"Do you see any other big, lovable chunk of warthog here?"
This article is about the short film of "Circle of Life".
You may be looking for the film version, the Elton John version, the Circle of Stars version, the book, or the life concept.

Circle of Life: An Environmental Fable
COF 1 998-1-
Circle of Life: An Environmental Fable
January 21, 1995
February 3, 2018
Film Show
428 per show
13 minutes

Circle of Life: An Environmental Fable was a 70 mm film inspired by The Lion King. It was shown in the Harvest Theater, which is loated in The Land Pavilion in Epcot at Walt Disney World. It opened on January 21, 1995 replacing its conceptually similar predecessor Symbiosis. The show closed on February 3, 2018.[1]

In the film, Timon and Pumbaa are chopping down trees and clogging up rivers to build the Hakuna Matata Lakeside Village. Simba comes to them and explains how their actions are harmful to nature. This lesson is explained with live-action footage, some left over from Symbiosis.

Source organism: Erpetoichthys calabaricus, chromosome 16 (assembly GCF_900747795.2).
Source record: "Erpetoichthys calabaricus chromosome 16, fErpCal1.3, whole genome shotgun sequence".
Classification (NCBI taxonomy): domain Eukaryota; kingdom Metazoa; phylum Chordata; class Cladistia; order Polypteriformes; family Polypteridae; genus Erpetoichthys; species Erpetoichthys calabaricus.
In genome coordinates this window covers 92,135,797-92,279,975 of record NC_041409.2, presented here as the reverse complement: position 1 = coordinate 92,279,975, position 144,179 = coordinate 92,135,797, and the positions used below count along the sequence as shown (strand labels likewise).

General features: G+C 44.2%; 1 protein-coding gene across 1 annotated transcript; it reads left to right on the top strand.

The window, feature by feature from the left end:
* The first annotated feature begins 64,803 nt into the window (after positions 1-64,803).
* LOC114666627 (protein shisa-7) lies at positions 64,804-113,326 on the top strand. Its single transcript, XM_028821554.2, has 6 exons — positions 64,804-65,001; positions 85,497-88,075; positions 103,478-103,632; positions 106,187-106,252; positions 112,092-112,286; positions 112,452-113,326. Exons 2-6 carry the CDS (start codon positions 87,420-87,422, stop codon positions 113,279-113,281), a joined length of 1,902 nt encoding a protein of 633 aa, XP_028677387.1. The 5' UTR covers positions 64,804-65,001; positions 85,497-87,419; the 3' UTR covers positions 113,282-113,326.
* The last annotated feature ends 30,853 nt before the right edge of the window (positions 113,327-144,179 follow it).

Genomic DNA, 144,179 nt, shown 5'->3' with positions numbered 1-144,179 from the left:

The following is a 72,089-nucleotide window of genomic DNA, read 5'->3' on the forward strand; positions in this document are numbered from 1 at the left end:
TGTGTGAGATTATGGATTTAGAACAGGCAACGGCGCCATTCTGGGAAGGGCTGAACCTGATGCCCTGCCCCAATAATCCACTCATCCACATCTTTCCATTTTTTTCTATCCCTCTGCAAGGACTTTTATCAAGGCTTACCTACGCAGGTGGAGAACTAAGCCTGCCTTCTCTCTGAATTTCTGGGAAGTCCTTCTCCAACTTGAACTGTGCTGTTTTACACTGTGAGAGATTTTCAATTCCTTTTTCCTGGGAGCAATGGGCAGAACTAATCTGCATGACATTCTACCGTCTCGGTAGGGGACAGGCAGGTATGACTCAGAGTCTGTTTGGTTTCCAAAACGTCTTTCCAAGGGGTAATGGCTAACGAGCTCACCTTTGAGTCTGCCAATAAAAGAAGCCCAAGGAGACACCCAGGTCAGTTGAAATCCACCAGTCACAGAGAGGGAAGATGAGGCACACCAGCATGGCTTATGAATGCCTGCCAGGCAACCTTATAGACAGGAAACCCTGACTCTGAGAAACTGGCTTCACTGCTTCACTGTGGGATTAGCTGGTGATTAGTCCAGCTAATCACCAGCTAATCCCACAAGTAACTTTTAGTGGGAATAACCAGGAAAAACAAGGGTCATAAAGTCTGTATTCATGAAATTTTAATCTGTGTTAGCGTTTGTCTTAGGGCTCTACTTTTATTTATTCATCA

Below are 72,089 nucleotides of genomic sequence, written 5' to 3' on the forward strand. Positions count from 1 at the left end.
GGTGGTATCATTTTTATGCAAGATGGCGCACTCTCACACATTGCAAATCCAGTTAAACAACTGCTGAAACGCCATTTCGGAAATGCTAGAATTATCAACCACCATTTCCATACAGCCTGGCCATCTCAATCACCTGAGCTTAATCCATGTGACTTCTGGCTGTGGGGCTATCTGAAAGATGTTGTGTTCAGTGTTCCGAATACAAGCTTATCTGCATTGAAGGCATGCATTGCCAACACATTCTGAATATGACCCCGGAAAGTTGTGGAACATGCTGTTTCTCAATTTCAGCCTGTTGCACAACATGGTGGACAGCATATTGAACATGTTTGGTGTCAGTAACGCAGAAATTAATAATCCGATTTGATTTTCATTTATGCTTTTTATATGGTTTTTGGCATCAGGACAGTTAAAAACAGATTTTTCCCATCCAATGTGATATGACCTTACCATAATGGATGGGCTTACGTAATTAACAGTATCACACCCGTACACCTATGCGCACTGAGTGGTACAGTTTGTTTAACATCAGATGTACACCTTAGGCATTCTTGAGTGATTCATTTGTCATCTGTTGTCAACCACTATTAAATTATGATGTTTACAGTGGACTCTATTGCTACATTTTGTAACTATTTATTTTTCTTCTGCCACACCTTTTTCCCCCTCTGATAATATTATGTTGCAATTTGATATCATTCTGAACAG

The film opens with a montage of animals, some clips left over from the previous attraction, Symbiosis, and playing the song Circle of Life. Simba, now king of the Pride Lands, sees Timon and Pumbaa clogging up rivers. He asks what they are planning and Timon replies to him that they are building a non-ecological resort called Hakuna Matata Lakeside Village. Simba tries to tell them that other creatures nearby need water as well, but Timon and Pumbaa still don't care.

Simba decides to then get his point straight to them by telling them about another creature (man) who is like them. He explains to them how they needed space, power, and food for themselves. They also decide to help nature by studying animals and ending pollution to save the environment. Timon and Pumbaa then decide to take out the dam and give the water back deciding that they've learned their lesson. The film ends with a shorter montage and the screen fades to black.




While no true digital file of the film exists, the following video provides the highest quality camera recording of the majority of the film (excludes the intro and outro, but includes all of the animation).